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First-Time Manager

Are you ready to be a first-time manager? Perhaps you’ve had some bad managers in the past, and you think this is your chance to do it right.

Well, it IS your chance to do it right. But you can’t wing it.

Research reveals that nearly 60 percent of first-time managers underperform and often end up leaving the company.

Here are six tips to start off right and avoid finding yourself alone on the edge of a precipice.
 

1. Approach your new role with humility.

You might have an idea of what a manager does. You might have had some bad managers and think you know how to do it better. The truth is, it’s not as easy as it looks. It takes time to get it right. If you act like you always know what you’re doing, people won’t believe or trust you. You will earn much more respect by being open, asking for help when you need it, and making changes when you’re off track. Recognize that you will make mistakes (it’s inevitable), and when you do, own up to them. Be open to feedback and be willing to make adjustments.

2. Change your focus.

You might have been promoted to a management position because you were great at doing your job. But you now have an entirely new job. The jump from the role of individual contributor to first time manager is one of the biggest leaps you can make. Instead of doing the work, you now need to work through others to get the work accomplished. Your focus should be on building your team and supporting them in doing their work. On of the most challenging things you will need to do is to delegate effectively – to be willing to delegate and to know when to delegate.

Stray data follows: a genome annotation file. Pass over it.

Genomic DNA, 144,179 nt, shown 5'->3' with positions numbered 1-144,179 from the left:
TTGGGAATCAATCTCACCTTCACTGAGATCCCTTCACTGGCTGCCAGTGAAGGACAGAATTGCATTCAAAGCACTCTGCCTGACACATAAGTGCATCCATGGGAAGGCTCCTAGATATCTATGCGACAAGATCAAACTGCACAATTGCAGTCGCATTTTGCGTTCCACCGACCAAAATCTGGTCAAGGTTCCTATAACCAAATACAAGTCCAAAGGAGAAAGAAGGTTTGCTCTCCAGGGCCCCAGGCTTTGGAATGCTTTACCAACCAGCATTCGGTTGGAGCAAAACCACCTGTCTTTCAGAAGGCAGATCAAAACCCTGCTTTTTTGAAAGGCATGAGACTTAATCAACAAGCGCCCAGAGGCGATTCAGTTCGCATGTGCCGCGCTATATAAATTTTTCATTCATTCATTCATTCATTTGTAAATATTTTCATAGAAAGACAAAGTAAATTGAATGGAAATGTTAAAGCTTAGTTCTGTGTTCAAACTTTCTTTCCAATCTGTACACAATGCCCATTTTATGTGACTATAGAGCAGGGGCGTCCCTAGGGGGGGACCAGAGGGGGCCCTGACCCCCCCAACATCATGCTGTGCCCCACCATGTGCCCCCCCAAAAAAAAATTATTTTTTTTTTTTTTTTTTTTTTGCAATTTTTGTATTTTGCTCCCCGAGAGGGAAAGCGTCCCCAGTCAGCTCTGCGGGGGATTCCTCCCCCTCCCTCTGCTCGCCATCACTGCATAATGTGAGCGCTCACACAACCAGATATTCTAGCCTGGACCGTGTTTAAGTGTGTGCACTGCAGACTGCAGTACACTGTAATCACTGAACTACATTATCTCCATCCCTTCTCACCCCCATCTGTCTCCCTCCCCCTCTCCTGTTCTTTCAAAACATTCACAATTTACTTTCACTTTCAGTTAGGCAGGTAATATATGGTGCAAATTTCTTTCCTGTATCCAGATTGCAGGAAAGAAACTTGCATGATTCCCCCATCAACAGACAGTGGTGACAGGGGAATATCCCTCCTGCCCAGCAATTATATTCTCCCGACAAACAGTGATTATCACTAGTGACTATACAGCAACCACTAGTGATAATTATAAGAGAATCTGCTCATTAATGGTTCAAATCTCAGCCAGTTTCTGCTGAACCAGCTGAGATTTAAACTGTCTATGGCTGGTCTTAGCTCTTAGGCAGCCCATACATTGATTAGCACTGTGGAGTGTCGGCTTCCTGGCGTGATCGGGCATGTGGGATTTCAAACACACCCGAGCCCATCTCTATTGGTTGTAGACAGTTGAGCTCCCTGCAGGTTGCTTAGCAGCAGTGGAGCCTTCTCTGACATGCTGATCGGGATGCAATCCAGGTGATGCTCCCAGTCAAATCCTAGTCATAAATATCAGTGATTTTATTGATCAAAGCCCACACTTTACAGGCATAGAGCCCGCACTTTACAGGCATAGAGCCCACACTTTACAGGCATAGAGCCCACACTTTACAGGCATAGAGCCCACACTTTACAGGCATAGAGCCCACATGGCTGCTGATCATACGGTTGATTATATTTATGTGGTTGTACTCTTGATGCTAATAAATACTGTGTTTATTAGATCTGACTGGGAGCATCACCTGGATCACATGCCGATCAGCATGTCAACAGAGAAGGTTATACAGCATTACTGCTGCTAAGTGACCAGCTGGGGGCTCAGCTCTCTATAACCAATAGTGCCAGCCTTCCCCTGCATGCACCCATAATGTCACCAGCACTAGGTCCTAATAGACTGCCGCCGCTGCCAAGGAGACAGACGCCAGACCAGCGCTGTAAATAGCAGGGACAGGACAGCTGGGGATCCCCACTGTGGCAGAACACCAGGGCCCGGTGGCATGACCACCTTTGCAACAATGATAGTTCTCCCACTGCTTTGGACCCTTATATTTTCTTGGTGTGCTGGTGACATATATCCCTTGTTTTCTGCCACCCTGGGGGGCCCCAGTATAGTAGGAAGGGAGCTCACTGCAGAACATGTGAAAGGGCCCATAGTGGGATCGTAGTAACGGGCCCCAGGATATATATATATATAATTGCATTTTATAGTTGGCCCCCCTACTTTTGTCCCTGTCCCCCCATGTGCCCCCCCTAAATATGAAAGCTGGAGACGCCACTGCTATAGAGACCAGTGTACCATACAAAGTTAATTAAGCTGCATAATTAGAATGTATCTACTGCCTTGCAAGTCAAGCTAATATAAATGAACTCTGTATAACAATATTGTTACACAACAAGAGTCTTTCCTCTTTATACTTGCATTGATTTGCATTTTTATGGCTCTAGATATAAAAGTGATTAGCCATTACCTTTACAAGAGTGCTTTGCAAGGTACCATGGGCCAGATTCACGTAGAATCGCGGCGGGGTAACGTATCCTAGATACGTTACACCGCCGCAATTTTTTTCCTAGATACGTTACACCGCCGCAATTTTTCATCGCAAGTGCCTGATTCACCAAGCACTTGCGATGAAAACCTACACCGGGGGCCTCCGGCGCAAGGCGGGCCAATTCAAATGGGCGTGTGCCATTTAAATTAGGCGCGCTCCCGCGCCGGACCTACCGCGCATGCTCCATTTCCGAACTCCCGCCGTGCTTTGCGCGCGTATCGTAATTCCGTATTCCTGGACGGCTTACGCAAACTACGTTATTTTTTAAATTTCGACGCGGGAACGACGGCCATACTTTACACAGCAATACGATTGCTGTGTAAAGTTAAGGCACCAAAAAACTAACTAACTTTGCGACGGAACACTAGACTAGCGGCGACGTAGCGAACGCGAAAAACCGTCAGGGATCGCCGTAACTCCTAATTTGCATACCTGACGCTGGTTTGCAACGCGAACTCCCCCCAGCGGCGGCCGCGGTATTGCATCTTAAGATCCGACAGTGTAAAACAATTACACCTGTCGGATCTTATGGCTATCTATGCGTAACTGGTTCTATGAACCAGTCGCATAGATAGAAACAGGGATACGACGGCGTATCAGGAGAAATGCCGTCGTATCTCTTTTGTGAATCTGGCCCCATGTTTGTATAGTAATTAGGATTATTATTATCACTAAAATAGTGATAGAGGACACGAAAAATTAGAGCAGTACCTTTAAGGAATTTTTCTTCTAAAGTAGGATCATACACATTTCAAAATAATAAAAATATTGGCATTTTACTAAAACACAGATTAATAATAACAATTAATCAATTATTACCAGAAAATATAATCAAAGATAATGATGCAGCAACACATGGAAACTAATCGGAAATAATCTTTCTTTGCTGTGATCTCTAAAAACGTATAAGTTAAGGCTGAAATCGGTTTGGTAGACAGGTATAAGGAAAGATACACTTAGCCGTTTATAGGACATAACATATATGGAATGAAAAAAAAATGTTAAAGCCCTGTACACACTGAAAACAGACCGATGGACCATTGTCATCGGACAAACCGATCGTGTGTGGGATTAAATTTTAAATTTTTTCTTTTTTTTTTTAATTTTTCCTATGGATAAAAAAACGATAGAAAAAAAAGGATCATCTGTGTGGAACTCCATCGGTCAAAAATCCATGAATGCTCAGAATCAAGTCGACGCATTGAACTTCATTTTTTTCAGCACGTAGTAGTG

3. Learn the skills of management.

Becoming a good manager is not simply a matter of attitude. There are skills that are essential to managing others. In addition to learning effective delegating, you need to learn communication skills like how to hold difficult conversations. You need to be able to set SMART goals and the RIGHT goals. And you need to know how to adjust your management style to the specific needs of each direct report. One of the best ways to learn how to adjust your style is through Situational Leadership® II.  If you can’t take a workshop, I recommend reading Leadership and The One Minute Manager.

4. Understand the big picture.

At times you will need to provide a rationale for the things you are asking your direct reports to do. You need to have a good understanding of where the company is going and how your team supports the company’s goals. Don’t just wait for your boss to fill you in. Be proactive and read information on the company website and ask your boss and other leaders strategic questions.

5. Acknowledge your changing relationships.

One of the most confusing aspects of being promoted to a first-time manager is figuring out your relationship with your former peers. You need to find a place in the middle – not aloof and not just pals. You can still be friends, relax, hangout and laugh with them, but you need to be clear about your boundaries. You can’t gossip about others or confide confidential information. It’s important to be fair to all and not let your personal relationships cloud your decisions.

6. Find a mentor.

Ideally your new boss will coach you as you grow into your new role. But if not, find someone, ideally who knows the company’s culture, to give you advice and act as a sounding board. Knowing something in theory and in reality are two different things. In the beginning especially, you need someone you can talk with about some of the complicated situations you are actually facing.

 

Photo Credit: Bigstock/passiflora70 | First-Time Manager Tips

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